Another piece of information we have is result from cold and flu surveys. Daily reports are take n from students about cold and flu. First plot is report of fever and second is for running nose (common cold).

Red mark indicates that the student has caught fever/cold on the particular day represented by X-axis.

The count of students catching fever is much lesser than students catching cold. Black marks indicate not reported data which the students might have not been able to report on some days.

What we can do from this data is to how can we track this gradient of cold and flu at the individual level from those symptoms report and from the proximity network. The report generated is for a smaller population and task is to generate models which can infer from this data and apply the results to a larger population.

In order to do that infectious susceptible model can be used.


Agent-based Susceptible-Infectious-Susceptible model:

$$S+I\to 2I \mbox{ with rate } \beta\\ I\to S \mbox{ with rate } \gamma$$

This model has two events. One event is called infection and another event is called recovery. Here, S represents a susceptible individual and I represent an infectious individual. Following are the softwares that can be used to simulate an epidemic spreading dynamics:

  1. Influenza Epidemics Simulation Model: This is actually a model to simulate the spreading of epidemic Influenza over the globe. The input data includes the number of passengers go from one airport to another airport globally, as well as the local movement on highways and on railroads.
  2. Spatial Temporal Epidemiological Modeler (STEM): It is developed in Java. It also has the capability to simulate the dynamics of epidemics globally but most of the examples are at the city level.


SIS dynamics:


  • $G=(N,E)    \mbox{: dynamic network} \\
    N=\{1,\dots,\mbox{number of people}\}   \mbox{: people} \\
    E=\{(n_1,n_2,t):n_1\mbox{ is near }n_2\mbox{ at time }t\}   \mbox{ : “nearby” relation}$
  • $\alpha\sim\mbox{beta}(a,b) \mbox{: probability of infection from outside,} \\ \beta\sim\mbox{beta}(a’,b’) \mbox{: probability of infection from within the network,} \\ \gamma\sim\mbox(a”,b”) \mbox{: probability of recovery.}$

After we have defined the probability for each sample path, we will be able to make inferences.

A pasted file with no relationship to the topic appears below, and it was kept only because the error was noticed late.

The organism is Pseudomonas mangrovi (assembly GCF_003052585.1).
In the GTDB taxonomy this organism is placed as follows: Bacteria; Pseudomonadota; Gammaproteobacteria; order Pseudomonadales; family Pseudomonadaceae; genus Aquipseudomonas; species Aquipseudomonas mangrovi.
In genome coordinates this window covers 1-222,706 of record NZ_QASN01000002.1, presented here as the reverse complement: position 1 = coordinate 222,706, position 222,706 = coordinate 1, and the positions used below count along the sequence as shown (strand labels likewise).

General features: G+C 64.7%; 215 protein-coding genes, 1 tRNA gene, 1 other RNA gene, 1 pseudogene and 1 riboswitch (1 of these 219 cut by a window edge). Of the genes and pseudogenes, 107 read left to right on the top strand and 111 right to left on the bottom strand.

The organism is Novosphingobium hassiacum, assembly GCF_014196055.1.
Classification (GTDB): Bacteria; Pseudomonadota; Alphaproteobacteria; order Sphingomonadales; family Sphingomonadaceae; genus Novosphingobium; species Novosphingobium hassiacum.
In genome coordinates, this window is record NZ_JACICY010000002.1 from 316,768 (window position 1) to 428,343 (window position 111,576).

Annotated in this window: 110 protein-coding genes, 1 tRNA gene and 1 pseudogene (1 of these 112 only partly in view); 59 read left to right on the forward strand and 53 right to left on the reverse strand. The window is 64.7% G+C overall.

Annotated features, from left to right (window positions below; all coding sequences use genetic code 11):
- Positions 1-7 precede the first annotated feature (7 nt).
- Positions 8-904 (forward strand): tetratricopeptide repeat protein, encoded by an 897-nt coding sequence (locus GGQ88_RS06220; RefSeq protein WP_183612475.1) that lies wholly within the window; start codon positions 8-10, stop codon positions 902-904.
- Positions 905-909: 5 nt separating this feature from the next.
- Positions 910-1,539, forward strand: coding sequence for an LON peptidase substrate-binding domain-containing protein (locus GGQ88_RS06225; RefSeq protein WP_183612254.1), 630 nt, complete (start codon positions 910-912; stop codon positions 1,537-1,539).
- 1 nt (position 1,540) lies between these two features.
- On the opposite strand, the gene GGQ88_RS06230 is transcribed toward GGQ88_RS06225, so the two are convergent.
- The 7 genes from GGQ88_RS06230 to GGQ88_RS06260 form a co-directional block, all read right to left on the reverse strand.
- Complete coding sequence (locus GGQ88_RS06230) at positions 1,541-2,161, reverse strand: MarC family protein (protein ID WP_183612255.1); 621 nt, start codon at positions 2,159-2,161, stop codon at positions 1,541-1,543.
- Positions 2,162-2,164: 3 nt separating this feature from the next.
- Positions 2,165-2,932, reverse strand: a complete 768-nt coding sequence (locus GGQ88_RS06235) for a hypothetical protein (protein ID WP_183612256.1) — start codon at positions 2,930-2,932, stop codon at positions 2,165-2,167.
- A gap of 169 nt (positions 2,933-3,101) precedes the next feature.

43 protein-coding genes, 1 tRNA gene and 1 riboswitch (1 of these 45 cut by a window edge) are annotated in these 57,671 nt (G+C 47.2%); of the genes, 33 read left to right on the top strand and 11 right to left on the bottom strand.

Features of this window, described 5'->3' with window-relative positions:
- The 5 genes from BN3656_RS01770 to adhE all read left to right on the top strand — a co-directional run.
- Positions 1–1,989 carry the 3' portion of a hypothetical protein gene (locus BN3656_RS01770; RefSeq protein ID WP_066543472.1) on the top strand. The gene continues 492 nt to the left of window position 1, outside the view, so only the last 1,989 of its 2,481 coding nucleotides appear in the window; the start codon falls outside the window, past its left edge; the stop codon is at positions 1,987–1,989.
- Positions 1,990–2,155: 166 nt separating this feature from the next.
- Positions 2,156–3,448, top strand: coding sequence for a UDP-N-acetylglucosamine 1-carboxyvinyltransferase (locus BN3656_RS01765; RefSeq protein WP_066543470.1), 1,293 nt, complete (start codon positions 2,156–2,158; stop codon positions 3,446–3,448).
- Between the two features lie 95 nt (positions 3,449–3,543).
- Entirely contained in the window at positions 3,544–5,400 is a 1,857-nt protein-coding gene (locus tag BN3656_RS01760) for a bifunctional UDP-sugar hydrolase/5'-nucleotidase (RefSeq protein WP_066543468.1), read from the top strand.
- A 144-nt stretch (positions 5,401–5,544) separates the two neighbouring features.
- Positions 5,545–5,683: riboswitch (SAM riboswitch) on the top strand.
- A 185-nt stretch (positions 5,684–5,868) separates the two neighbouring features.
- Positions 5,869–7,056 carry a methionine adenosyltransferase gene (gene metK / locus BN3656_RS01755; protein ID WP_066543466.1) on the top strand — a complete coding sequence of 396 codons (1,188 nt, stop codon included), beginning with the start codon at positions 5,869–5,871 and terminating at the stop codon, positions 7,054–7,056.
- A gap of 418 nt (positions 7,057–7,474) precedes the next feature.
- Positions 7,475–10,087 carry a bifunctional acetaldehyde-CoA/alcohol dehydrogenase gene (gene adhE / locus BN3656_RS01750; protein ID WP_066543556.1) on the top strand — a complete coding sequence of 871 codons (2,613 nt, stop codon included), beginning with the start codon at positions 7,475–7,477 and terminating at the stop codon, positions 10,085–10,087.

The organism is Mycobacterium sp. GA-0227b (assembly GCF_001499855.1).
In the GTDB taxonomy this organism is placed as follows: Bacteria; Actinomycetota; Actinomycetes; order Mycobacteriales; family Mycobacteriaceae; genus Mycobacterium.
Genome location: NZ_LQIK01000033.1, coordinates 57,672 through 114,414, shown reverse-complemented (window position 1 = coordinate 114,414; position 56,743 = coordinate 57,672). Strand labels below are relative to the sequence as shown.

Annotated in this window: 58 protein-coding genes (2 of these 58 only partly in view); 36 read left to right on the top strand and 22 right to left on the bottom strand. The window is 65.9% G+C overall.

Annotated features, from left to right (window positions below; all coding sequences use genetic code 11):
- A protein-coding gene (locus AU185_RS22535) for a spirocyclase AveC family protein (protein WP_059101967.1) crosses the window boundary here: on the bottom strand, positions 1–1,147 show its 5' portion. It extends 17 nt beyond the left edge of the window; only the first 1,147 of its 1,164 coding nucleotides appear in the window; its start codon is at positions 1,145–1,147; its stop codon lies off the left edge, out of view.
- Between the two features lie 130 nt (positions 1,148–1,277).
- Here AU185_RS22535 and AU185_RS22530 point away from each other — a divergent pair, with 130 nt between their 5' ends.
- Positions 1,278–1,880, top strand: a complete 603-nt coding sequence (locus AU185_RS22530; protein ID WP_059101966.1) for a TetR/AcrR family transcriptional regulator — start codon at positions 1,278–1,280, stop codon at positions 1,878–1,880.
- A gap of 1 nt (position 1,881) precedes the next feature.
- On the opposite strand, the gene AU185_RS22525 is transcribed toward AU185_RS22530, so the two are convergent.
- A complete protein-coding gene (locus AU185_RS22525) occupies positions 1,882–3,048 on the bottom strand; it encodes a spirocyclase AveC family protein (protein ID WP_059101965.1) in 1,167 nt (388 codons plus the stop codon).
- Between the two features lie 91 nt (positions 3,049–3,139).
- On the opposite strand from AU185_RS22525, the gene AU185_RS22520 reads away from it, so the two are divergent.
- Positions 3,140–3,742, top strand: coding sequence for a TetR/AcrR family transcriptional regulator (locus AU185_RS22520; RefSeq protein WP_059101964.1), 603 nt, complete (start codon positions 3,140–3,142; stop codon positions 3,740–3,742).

• $P(Y|X):$ how symptoms are dependent on common cold and flu state.

The output of this is in terms of a matrix, X and Y. X is the latent state. X can take two states, which is either zero, meaning a person is susceptible, and one meaning a person is infected or infectious.


  • A matrix structure $\{X_{n,t},Y_{n,t}:n,t\}$ indexed by time t and node n. Latent state $X_{n,t}$ of node n at time t is either 0 (susceptible) or 1 (infected). Symptom $Y_{n,t}$ is probabilistically dependent on the state $X_{n,t}$.
  • A collection of events R drives change in state.

We also have symptoms, which is a vector. Include whether a person has fever, has runny nose, has diarrhea, is stressed, is sad or something like that.

Now we want to understand how this infection spreads. This simulation model works in the following way.

  • Sample parameters according to beta distributions. $\alpha\sim\mbox{beta}(a,b) , \beta\sim\mbox{beta}(a’,b’) and \gamma\sim\mbox(a”,b”)$
  • $X_{n,1}=0,\forall n\in N$ : all people are susceptible at t=1

After we fix those three parameters, we work with a Markov process:

This means that we first sample the state of all people at time 1. After we have the state of people at the beginning of our simulation, we iterate over time. At each time we will randomly sample the probability for infectious people to be recovered with the parameter gamma. If we have an edge that connects an infectious person and a susceptible person, we will sample the probability of this infectious person to infect this susceptible person. Also, for any susceptible person in this system, we will sample the probability for another person outside of the system to infect this susceptible person in the system.


Probability Measure Defined by Agent-based SIS Model:

$\begin{eqnarray} && P\left({X_{n,t},Y_{n,t}:n,t},\alpha,\beta,\gamma\right)\\ &=&P(\alpha)P(\beta)P(\gamma)\prod_{n,t}P(X_{n,t+1}|\{X_{n’,t}:n’\},\alpha,\beta,\gamma)\prod_{n,t}P(Y_{n,t}|X_{n,t})\\ &=&P(\alpha)P(\beta)P(\gamma)\prod_{n,t}\gamma^{1_{X_{n,t}=1\wedge X_{n,t+1}=0}}\cdot (1-\gamma)^{1_{X_{n,t}=1\wedge X_{n,t+1}=1}}\cdot \\ &&\left[\alpha+\beta\cdot\sum_{(n’,n,t)\in E}X_{n’,t}\right]^{1_{X_{n,t}=0\wedge X_{n,t+1}=1}}\cdot \left[1-\alpha-\beta\cdot\sum_{(n’,n,t)\in E}X_{n’,t}\right]^{1_{X_{n,t}=0\wedge X_{n,t+1}=0}}\cdot\\ &&\prod_{n,t}P(Y_{n,t}|X_{n,t})\\ \end{eqnarray}$

We can observe the four different types of events here:
1. If a person at time T is infectious and time T+1 is susceptible. This is our recovery event (gamma).
2. The probability for an infectious person to be still infectious, is consequently one minus gamma.
3. If a person at time T is zero and at time T+1 is one, this is an event of infection.
4. The total probability of infection from another person within the system and not infected, which means that we have state zero at time T and state zero at time T+1 is one minus this number.


Gibbs-Sampling of Agent-based SIS Model: